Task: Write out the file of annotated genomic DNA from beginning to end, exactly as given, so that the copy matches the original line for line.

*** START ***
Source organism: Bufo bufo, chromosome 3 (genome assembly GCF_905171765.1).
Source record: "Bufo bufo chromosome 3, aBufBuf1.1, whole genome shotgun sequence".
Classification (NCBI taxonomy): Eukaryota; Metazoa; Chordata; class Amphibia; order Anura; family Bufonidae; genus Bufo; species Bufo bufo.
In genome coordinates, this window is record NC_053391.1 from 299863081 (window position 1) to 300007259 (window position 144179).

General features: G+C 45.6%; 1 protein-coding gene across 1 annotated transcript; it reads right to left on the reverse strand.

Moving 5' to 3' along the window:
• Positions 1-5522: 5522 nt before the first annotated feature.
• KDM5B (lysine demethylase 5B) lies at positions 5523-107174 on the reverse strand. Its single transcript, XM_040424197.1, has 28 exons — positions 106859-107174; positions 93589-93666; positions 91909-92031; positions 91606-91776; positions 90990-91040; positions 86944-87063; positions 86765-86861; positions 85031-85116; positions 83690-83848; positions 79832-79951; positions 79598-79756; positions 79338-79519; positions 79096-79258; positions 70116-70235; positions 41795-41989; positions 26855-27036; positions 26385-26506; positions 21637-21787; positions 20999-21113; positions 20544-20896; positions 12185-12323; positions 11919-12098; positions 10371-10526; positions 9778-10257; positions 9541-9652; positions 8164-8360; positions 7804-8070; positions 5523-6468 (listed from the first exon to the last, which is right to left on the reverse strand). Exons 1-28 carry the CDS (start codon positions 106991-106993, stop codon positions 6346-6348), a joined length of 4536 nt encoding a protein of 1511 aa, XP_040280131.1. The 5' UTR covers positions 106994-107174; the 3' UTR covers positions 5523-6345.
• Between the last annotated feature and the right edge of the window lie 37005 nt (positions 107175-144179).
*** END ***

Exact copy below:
Source organism: Bufo bufo, chromosome 3 (genome assembly GCF_905171765.1).
Source record: "Bufo bufo chromosome 3, aBufBuf1.1, whole genome shotgun sequence".
Classification (NCBI taxonomy): Eukaryota; Metazoa; Chordata; class Amphibia; order Anura; family Bufonidae; genus Bufo; species Bufo bufo.
In genome coordinates, this window is record NC_053391.1 from 299863081 (window position 1) to 300007259 (window position 144179).

General features: G+C 45.6%; 1 protein-coding gene across 1 annotated transcript; it reads right to left on the reverse strand.

Moving 5' to 3' along the window:
• Positions 1-5522: 5522 nt before the first annotated feature.
• KDM5B (lysine demethylase 5B) lies at positions 5523-107174 on the reverse strand. Its single transcript, XM_040424197.1, has 28 exons — positions 106859-107174; positions 93589-93666; positions 91909-92031; positions 91606-91776; positions 90990-91040; positions 86944-87063; positions 86765-86861; positions 85031-85116; positions 83690-83848; positions 79832-79951; positions 79598-79756; positions 79338-79519; positions 79096-79258; positions 70116-70235; positions 41795-41989; positions 26855-27036; positions 26385-26506; positions 21637-21787; positions 20999-21113; positions 20544-20896; positions 12185-12323; positions 11919-12098; positions 10371-10526; positions 9778-10257; positions 9541-9652; positions 8164-8360; positions 7804-8070; positions 5523-6468 (listed from the first exon to the last, which is right to left on the reverse strand). Exons 1-28 carry the CDS (start codon positions 106991-106993, stop codon positions 6346-6348), a joined length of 4536 nt encoding a protein of 1511 aa, XP_040280131.1. The 5' UTR covers positions 106994-107174; the 3' UTR covers positions 5523-6345.
• Between the last annotated feature and the right edge of the window lie 37005 nt (positions 107175-144179).